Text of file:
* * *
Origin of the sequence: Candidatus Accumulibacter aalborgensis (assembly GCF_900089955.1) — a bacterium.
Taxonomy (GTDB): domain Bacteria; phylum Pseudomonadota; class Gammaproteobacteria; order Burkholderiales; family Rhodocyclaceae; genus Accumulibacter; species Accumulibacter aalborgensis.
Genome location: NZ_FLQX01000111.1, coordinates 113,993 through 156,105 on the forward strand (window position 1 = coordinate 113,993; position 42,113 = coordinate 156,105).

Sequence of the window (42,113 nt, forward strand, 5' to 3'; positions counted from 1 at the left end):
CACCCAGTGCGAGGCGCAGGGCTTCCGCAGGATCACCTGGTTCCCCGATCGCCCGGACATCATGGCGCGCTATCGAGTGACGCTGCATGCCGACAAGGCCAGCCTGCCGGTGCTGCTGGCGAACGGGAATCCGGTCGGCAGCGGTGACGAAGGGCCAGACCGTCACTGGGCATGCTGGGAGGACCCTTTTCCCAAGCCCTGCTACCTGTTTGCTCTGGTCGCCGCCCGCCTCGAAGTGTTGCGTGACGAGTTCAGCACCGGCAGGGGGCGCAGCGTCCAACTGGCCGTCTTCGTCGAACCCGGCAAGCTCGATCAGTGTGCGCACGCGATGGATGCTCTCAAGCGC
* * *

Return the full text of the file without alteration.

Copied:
Origin of the sequence: Candidatus Accumulibacter aalborgensis (assembly GCF_900089955.1) — a bacterium.
Taxonomy (GTDB): domain Bacteria; phylum Pseudomonadota; class Gammaproteobacteria; order Burkholderiales; family Rhodocyclaceae; genus Accumulibacter; species Accumulibacter aalborgensis.
Genome location: NZ_FLQX01000111.1, coordinates 113,993 through 156,105 on the forward strand (window position 1 = coordinate 113,993; position 42,113 = coordinate 156,105).

Sequence of the window (42,113 nt, forward strand, 5' to 3'; positions counted from 1 at the left end):
CACCCAGTGCGAGGCGCAGGGCTTCCGCAGGATCACCTGGTTCCCCGATCGCCCGGACATCATGGCGCGCTATCGAGTGACGCTGCATGCCGACAAGGCCAGCCTGCCGGTGCTGCTGGCGAACGGGAATCCGGTCGGCAGCGGTGACGAAGGGCCAGACCGTCACTGGGCATGCTGGGAGGACCCTTTTCCCAAGCCCTGCTACCTGTTTGCTCTGGTCGCCGCCCGCCTCGAAGTGTTGCGTGACGAGTTCAGCACCGGCAGGGGGCGCAGCGTCCAACTGGCCGTCTTCGTCGAACCCGGCAAGCTCGATCAGTGTGCGCACGCGATGGATGCTCTCAAGCGC